I publish the scheduled task via a Group Policy Preference which means that it is automatically deployed to all in-scope computers as soon as they are built.  Doing it this way means it can be centrally managed and updated easily.

Updating your NO-IP account with PowerShell

This is a little off topic from our usual stuff, but I could find no PowerShell examples anywhere on the web for this so thought it could be useful to someone else!

I run a server at home and have been using No-IP services for free DNS for years.  I had my Internet router configured to update NO-IP directly when my external IP address changed.  Recently though I changed the router for a new one, only to discover that it only supports updates to the DynDNS service, which is no longer free.

Rather than installing the No-IP agent onto my server I wondered if it would be possible to script it in PowerShell and run it as a scheduled task.  There are plenty of Linux and Python scripts on the web that do this, but none I could find in PowerShell; so I wrote my own 🙂

It’s simple to use, just follow the below steps:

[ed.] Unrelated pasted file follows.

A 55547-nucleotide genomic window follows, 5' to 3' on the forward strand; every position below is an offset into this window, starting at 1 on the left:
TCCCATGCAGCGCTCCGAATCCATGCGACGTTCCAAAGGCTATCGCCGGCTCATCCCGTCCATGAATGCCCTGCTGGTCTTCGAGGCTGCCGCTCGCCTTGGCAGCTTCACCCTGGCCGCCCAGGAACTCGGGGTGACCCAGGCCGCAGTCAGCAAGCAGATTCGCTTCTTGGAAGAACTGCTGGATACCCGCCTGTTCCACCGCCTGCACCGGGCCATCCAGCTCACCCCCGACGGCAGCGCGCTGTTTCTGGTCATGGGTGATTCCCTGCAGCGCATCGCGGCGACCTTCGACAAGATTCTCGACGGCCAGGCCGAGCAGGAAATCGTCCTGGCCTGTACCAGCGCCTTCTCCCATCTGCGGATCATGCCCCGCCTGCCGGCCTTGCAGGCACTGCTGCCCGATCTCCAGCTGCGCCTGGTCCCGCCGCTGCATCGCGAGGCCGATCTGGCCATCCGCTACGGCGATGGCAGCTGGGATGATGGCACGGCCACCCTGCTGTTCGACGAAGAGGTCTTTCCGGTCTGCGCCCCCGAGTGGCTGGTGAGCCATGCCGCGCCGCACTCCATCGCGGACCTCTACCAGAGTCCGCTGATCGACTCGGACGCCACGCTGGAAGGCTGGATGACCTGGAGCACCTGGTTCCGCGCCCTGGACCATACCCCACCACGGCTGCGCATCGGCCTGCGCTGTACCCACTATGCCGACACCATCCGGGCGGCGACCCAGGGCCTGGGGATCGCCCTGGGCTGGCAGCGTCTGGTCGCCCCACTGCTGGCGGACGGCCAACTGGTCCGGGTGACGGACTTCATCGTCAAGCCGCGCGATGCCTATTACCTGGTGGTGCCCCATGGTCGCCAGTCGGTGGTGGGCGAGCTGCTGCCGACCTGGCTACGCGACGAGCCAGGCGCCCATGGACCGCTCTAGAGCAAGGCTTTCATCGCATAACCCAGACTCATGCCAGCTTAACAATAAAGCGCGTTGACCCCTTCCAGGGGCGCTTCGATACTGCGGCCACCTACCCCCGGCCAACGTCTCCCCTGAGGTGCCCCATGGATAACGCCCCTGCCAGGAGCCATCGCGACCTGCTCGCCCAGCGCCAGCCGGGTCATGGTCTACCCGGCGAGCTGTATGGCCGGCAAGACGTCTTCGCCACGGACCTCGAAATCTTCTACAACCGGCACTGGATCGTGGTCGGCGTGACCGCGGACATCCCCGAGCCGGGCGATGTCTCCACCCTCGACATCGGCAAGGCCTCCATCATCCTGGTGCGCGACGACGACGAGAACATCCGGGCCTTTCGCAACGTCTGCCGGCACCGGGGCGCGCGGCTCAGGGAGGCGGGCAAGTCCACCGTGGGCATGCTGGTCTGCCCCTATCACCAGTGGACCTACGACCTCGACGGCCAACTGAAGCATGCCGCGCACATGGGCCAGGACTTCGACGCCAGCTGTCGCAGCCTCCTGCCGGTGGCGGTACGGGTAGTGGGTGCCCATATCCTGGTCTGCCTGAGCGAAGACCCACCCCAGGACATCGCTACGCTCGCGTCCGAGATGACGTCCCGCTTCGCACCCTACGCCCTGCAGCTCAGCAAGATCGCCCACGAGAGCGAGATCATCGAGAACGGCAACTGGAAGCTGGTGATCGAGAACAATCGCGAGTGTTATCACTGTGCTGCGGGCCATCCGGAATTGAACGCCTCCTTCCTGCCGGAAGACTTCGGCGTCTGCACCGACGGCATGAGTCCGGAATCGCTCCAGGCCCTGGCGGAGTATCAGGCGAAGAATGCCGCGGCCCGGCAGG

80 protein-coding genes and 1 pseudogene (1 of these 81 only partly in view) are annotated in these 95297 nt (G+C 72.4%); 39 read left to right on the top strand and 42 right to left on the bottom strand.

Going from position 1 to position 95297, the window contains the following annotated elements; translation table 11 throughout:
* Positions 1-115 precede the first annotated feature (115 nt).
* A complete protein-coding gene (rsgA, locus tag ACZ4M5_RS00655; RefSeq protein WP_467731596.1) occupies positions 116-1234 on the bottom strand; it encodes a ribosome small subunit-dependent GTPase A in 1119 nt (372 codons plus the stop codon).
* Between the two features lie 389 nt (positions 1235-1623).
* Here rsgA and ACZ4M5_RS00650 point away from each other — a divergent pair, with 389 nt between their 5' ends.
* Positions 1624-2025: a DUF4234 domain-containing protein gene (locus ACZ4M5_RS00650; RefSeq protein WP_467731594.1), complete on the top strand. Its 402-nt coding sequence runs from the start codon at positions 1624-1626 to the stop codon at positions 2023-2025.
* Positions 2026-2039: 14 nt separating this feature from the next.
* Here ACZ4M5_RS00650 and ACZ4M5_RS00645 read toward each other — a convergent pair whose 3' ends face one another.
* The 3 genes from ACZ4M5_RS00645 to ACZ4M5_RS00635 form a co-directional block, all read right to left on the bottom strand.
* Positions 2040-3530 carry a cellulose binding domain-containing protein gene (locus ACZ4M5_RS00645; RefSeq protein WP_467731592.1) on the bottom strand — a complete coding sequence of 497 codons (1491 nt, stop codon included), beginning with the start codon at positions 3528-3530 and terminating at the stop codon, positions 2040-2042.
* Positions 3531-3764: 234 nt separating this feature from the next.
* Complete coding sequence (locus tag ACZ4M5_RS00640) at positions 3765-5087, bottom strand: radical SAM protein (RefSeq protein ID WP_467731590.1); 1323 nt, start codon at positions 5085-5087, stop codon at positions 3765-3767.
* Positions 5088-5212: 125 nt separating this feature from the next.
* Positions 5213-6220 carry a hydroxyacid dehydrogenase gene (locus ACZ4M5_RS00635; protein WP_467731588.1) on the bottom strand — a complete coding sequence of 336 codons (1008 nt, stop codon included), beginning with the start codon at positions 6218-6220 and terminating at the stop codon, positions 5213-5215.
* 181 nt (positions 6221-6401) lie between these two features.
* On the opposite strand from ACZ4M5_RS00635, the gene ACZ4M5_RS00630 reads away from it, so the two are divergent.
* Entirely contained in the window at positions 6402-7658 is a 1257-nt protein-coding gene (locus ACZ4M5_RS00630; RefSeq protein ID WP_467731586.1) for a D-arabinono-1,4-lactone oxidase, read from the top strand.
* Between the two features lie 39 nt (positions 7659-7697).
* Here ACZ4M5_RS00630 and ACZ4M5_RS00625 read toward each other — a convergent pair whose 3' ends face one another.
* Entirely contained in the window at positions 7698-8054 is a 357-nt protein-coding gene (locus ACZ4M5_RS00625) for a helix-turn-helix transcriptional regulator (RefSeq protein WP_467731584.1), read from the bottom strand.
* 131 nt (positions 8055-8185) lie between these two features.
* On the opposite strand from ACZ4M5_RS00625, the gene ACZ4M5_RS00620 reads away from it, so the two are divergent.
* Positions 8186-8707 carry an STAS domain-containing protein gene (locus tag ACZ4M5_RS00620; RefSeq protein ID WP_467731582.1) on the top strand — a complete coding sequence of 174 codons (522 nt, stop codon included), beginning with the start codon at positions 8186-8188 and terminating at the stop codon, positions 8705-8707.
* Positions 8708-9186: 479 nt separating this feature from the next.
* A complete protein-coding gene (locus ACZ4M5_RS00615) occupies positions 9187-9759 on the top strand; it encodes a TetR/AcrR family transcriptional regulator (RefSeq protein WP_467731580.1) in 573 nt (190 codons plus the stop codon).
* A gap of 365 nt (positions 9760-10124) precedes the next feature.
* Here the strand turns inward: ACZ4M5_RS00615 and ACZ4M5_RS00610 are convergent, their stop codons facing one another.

1. Create new EventLog source by running the following command from an elevated PowerShell window: New-EventLog -LogName “Application” -Source “NO-IP Updater”  –  all events logged by the script will appear in this log
  2. Add the below code to a PowerShell script file
  3. Modify the values at the top of the script with your own values
  4. Set it to run as a scheduled task

The script currently pushes an update to the No-IP servers on a schedule, even if your IP has not changed.  Also, it only logs in the Application EventLog the return code from No-IP and does not take any actions based on the value returned.  I’ll fix both of this points at some point in the future if they prove to be in demand.

Finally, it uses an external site in order to discover your external IP address.  This request can sometimes fail for no reason.  When this happens there is a routine in the script to try again from a different source.